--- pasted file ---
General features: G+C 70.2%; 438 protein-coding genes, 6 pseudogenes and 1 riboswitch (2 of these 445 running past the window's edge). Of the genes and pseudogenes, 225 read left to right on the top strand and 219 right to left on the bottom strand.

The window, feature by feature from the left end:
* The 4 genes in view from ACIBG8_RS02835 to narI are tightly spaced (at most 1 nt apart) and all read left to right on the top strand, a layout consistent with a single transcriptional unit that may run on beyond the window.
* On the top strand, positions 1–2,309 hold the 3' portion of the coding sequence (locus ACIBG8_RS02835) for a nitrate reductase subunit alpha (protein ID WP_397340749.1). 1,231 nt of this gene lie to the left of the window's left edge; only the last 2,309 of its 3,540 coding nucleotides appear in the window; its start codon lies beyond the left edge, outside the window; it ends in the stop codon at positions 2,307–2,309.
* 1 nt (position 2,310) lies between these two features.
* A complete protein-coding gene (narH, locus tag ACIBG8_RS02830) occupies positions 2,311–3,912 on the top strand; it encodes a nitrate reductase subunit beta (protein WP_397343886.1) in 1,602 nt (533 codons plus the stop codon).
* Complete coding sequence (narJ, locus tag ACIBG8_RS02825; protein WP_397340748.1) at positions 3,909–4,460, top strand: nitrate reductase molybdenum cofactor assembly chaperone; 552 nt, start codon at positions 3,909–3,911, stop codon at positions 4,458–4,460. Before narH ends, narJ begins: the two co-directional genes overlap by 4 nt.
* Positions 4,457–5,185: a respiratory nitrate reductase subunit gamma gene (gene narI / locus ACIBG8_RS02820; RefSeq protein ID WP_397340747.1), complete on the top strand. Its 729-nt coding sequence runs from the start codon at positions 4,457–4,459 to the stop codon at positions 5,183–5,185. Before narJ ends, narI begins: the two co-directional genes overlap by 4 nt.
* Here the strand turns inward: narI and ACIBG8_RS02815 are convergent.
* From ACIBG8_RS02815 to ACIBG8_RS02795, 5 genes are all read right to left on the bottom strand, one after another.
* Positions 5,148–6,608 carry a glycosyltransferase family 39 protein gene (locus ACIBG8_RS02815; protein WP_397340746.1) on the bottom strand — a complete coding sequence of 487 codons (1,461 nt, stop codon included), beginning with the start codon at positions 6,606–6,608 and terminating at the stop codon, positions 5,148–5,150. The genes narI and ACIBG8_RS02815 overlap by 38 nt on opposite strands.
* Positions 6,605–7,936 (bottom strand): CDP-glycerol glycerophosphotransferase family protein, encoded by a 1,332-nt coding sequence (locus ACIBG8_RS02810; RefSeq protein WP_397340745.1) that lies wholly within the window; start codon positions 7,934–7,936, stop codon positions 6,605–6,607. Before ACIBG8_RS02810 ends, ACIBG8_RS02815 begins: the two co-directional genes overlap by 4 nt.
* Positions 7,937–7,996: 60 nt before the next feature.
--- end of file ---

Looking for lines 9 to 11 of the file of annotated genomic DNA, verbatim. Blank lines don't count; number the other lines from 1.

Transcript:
* Here the strand turns inward: narI and ACIBG8_RS02815 are convergent.
* From ACIBG8_RS02815 to ACIBG8_RS02795, 5 genes are all read right to left on the bottom strand, one after another.
* Positions 5,148–6,608 carry a glycosyltransferase family 39 protein gene (locus ACIBG8_RS02815; protein WP_397340746.1) on the bottom strand — a complete coding sequence of 487 codons (1,461 nt, stop codon included), beginning with the start codon at positions 6,606–6,608 and terminating at the stop codon, positions 5,148–5,150. The genes narI and ACIBG8_RS02815 overlap by 38 nt on opposite strands.